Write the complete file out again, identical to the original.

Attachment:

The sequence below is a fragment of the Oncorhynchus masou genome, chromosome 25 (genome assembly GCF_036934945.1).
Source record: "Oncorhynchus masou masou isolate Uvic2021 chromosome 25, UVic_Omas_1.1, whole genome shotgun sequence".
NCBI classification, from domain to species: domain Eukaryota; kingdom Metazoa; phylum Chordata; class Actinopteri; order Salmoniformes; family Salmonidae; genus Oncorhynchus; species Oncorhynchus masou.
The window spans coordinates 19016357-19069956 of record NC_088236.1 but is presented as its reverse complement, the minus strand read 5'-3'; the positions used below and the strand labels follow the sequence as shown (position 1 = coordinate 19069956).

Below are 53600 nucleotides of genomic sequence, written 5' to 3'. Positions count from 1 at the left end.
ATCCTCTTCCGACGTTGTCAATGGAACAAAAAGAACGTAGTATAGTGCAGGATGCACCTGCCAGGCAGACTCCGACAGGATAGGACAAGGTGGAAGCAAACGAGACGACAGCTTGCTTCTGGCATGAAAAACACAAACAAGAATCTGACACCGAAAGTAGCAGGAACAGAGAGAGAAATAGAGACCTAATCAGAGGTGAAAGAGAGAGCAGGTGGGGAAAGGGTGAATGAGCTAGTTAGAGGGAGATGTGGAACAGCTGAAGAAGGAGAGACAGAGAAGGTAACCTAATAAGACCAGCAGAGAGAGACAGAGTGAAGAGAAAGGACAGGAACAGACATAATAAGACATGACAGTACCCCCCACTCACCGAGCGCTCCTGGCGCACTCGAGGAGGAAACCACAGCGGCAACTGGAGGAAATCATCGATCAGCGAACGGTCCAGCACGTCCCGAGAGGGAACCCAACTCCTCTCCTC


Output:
The sequence below is a fragment of the Oncorhynchus masou genome, chromosome 25 (genome assembly GCF_036934945.1).
Source record: "Oncorhynchus masou masou isolate Uvic2021 chromosome 25, UVic_Omas_1.1, whole genome shotgun sequence".
NCBI classification, from domain to species: domain Eukaryota; kingdom Metazoa; phylum Chordata; class Actinopteri; order Salmoniformes; family Salmonidae; genus Oncorhynchus; species Oncorhynchus masou.
The window spans coordinates 19016357-19069956 of record NC_088236.1 but is presented as its reverse complement, the minus strand read 5'-3'; the positions used below and the strand labels follow the sequence as shown (position 1 = coordinate 19069956).

Below are 53600 nucleotides of genomic sequence, written 5' to 3'. Positions count from 1 at the left end.
ATCCTCTTCCGACGTTGTCAATGGAACAAAAAGAACGTAGTATAGTGCAGGATGCACCTGCCAGGCAGACTCCGACAGGATAGGACAAGGTGGAAGCAAACGAGACGACAGCTTGCTTCTGGCATGAAAAACACAAACAAGAATCTGACACCGAAAGTAGCAGGAACAGAGAGAGAAATAGAGACCTAATCAGAGGTGAAAGAGAGAGCAGGTGGGGAAAGGGTGAATGAGCTAGTTAGAGGGAGATGTGGAACAGCTGAAGAAGGAGAGACAGAGAAGGTAACCTAATAAGACCAGCAGAGAGAGACAGAGTGAAGAGAAAGGACAGGAACAGACATAATAAGACATGACAGTACCCCCCACTCACCGAGCGCTCCTGGCGCACTCGAGGAGGAAACCACAGCGGCAACTGGAGGAAATCATCGATCAGCGAACGGTCCAGCACGTCCCGAGAGGGAACCCAACTCCTCTCCTC